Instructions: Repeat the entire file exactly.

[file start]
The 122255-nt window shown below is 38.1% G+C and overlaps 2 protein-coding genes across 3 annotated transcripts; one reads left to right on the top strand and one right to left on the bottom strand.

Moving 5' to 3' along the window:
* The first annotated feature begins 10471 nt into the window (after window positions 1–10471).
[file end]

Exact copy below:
The 122255-nt window shown below is 38.1% G+C and overlaps 2 protein-coding genes across 3 annotated transcripts; one reads left to right on the top strand and one right to left on the bottom strand.

Moving 5' to 3' along the window:
* The first annotated feature begins 10471 nt into the window (after window positions 1–10471).